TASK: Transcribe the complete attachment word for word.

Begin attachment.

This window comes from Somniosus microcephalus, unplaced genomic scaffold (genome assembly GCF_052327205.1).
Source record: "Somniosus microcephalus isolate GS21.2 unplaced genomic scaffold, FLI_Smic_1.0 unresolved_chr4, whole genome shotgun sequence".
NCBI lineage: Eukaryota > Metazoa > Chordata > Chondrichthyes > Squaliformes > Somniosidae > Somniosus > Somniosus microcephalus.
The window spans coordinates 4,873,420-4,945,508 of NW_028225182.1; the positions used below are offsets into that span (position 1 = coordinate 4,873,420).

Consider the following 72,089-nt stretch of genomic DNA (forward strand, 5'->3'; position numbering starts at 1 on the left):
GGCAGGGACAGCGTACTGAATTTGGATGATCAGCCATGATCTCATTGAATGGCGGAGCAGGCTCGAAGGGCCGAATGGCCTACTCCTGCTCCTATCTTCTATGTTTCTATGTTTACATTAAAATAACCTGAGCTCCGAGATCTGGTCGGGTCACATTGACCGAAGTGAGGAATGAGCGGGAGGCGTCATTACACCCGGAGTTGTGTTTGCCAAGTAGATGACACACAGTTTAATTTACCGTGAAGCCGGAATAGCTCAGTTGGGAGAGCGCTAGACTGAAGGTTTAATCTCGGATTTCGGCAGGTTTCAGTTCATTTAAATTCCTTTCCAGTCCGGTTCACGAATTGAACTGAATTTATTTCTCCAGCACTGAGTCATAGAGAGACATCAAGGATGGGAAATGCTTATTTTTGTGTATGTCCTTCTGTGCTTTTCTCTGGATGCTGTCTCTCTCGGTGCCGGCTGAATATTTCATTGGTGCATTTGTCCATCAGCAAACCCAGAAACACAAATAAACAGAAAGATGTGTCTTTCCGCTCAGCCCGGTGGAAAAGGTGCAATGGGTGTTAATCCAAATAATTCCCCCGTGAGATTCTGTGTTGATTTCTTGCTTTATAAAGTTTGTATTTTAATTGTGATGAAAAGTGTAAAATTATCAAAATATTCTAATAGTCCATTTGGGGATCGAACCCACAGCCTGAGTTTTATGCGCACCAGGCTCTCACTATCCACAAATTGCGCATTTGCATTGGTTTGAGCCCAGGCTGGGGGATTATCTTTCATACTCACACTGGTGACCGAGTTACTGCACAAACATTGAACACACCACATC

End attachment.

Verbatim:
This window comes from Somniosus microcephalus, unplaced genomic scaffold (genome assembly GCF_052327205.1).
Source record: "Somniosus microcephalus isolate GS21.2 unplaced genomic scaffold, FLI_Smic_1.0 unresolved_chr4, whole genome shotgun sequence".
NCBI lineage: Eukaryota > Metazoa > Chordata > Chondrichthyes > Squaliformes > Somniosidae > Somniosus > Somniosus microcephalus.
The window spans coordinates 4,873,420-4,945,508 of NW_028225182.1; the positions used below are offsets into that span (position 1 = coordinate 4,873,420).

Consider the following 72,089-nt stretch of genomic DNA (forward strand, 5'->3'; position numbering starts at 1 on the left):
GGCAGGGACAGCGTACTGAATTTGGATGATCAGCCATGATCTCATTGAATGGCGGAGCAGGCTCGAAGGGCCGAATGGCCTACTCCTGCTCCTATCTTCTATGTTTCTATGTTTACATTAAAATAACCTGAGCTCCGAGATCTGGTCGGGTCACATTGACCGAAGTGAGGAATGAGCGGGAGGCGTCATTACACCCGGAGTTGTGTTTGCCAAGTAGATGACACACAGTTTAATTTACCGTGAAGCCGGAATAGCTCAGTTGGGAGAGCGCTAGACTGAAGGTTTAATCTCGGATTTCGGCAGGTTTCAGTTCATTTAAATTCCTTTCCAGTCCGGTTCACGAATTGAACTGAATTTATTTCTCCAGCACTGAGTCATAGAGAGACATCAAGGATGGGAAATGCTTATTTTTGTGTATGTCCTTCTGTGCTTTTCTCTGGATGCTGTCTCTCTCGGTGCCGGCTGAATATTTCATTGGTGCATTTGTCCATCAGCAAACCCAGAAACACAAATAAACAGAAAGATGTGTCTTTCCGCTCAGCCCGGTGGAAAAGGTGCAATGGGTGTTAATCCAAATAATTCCCCCGTGAGATTCTGTGTTGATTTCTTGCTTTATAAAGTTTGTATTTTAATTGTGATGAAAAGTGTAAAATTATCAAAATATTCTAATAGTCCATTTGGGGATCGAACCCACAGCCTGAGTTTTATGCGCACCAGGCTCTCACTATCCACAAATTGCGCATTTGCATTGGTTTGAGCCCAGGCTGGGGGATTATCTTTCATACTCACACTGGTGACCGAGTTACTGCACAAACATTGAACACACCACATC